As a representative Hoppmann was part of a table that consisted of 10 youth that she did not know, a priest and bishop. Since the congress, she has received and sent several e-mails to people she met there.
“It really opened my eyes. One guy at the table who was from another region of the country was doing the same things we did in South Carolina,” Hoppmann added, and she sees the youth are making a difference. “We are not the church of tomorrow. We are the church of today. Allow us to get involved because we can bring a new perspective.”
Another participant in the vocations round-table talks was Bishop Robert J. Baker. “I loved attending the conference, and was especially proud of the representatives from our diocese,” he said. The bishop was also impressed with the quality of questions he said was asked by his discussion group, which contained youths from around the country.
Toni Britz, youth minister for St. Philip Neri Church in Fort Mill, was happy to take her group for the second year to the conference. “Ironically, the theme of the conference was set before Sept. 11 but ended up being what everyone needed to hear,” she said. “We are all at a threshold as a nation, and the message of the conference through the music and the speakers was through heartache and suffering there is hope. Open your heart to accept Jesus, and you will find joy.”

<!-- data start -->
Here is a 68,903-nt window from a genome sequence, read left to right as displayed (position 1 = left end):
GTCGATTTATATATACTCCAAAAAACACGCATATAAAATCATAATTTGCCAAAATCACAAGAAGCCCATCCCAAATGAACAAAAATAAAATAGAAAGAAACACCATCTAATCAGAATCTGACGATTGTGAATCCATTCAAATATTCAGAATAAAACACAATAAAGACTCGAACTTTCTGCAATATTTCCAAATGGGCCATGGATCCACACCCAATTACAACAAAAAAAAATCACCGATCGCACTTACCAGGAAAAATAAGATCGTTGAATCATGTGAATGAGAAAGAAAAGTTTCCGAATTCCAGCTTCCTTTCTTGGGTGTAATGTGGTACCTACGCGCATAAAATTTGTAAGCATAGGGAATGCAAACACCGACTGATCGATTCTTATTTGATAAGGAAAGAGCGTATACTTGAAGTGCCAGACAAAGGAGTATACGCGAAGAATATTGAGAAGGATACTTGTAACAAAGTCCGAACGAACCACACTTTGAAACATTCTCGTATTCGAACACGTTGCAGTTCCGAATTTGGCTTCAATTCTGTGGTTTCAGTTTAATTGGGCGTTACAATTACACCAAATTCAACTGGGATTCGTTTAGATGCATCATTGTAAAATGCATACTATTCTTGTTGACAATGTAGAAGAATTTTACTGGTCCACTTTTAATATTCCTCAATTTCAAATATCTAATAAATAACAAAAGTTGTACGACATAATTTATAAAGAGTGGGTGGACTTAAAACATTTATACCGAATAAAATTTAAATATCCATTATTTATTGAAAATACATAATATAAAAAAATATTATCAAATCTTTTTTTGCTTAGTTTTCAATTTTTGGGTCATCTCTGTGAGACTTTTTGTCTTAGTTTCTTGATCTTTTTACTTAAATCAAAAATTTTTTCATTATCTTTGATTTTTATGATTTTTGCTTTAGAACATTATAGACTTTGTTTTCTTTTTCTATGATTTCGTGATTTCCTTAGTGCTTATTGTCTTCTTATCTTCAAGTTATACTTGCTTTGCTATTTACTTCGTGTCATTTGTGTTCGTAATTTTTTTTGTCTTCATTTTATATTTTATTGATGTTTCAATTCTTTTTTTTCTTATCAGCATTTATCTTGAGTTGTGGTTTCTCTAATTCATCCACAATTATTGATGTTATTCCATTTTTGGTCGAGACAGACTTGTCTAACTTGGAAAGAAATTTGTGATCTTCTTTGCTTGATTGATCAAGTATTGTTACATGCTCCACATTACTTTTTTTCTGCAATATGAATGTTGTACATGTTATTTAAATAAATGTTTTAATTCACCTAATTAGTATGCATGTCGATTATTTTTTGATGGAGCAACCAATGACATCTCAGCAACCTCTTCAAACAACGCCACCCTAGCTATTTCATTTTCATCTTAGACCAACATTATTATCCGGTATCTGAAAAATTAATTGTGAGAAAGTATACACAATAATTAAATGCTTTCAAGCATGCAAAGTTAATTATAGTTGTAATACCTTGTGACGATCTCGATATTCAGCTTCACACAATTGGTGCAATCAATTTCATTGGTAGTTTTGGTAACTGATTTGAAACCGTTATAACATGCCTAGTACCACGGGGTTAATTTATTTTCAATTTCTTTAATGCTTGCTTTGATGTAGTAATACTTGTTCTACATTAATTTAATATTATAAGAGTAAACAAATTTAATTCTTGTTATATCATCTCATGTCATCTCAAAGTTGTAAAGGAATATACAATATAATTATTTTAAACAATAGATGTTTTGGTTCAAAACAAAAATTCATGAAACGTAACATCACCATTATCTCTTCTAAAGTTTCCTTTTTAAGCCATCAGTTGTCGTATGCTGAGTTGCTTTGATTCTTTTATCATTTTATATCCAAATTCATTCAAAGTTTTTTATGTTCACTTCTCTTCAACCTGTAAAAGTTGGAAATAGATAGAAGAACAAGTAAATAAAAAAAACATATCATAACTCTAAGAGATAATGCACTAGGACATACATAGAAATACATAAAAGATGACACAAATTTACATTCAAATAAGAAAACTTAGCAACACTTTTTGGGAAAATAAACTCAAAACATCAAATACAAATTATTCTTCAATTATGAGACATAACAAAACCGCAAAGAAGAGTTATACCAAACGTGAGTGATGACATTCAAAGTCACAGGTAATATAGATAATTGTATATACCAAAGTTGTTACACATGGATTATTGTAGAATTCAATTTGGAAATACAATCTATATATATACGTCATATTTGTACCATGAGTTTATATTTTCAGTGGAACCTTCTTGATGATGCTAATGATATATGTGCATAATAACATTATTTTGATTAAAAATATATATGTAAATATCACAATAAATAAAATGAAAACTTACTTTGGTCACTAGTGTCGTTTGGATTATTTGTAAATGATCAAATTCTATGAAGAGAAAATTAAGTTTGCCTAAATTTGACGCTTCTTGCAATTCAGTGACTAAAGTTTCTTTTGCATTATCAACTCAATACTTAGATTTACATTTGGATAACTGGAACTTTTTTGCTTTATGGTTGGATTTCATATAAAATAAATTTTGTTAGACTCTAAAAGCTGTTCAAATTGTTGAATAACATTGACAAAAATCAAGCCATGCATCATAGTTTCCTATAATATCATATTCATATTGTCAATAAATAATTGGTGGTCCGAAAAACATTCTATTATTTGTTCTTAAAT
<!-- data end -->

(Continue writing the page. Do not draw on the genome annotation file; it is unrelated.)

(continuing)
Britz believes her youth came back hope filled not only by the positive message but also by being with such a large number of other Catholic youth, something rare in South Carolina. “Sitting with over 24,000 other young Catholics is pretty powerful and makes the teens feel like they can stand strong,” she said.
She has witnessed how Catholic teens in South Carolina deal with daily testing by those who are not Catholic and believes that it was affirming for her youth to see other Catholics on fire with their faith, partaking of the sacraments. “They can come back with answers and stand tall,” said Britz, who has been St. Philip’s youth minister for four years.
One speaker in particular at the conference really moved her youth. She was a paraplegic woman who broke her neck by falling out of bed two months before she was to marry. The music teacher found she was almost completely paralyzed and had lost her beautiful singing voice after the accident. She said that she remembered waking up at the hospital unable to sing, but the song “Be not Afraid” was in her mind. While recovering months later, she was visited by a Jewish friend who was a musician for Broadway. He urged her to try to sing again and with his large repertoire played, of all songs, “Be not Afraid.” As she began to sing she said she knew that it was just one example of how God was showing her that he was with her through it all.
The week after the conference, St Philip’s pastor Father John Guiliani, allowed the young participants to share their experience with the rest of the church. Britz said that many people who were skeptical about the fund-raisers for the students to attend the conference said that they were glad they supported the youth because of what they heard from the teens.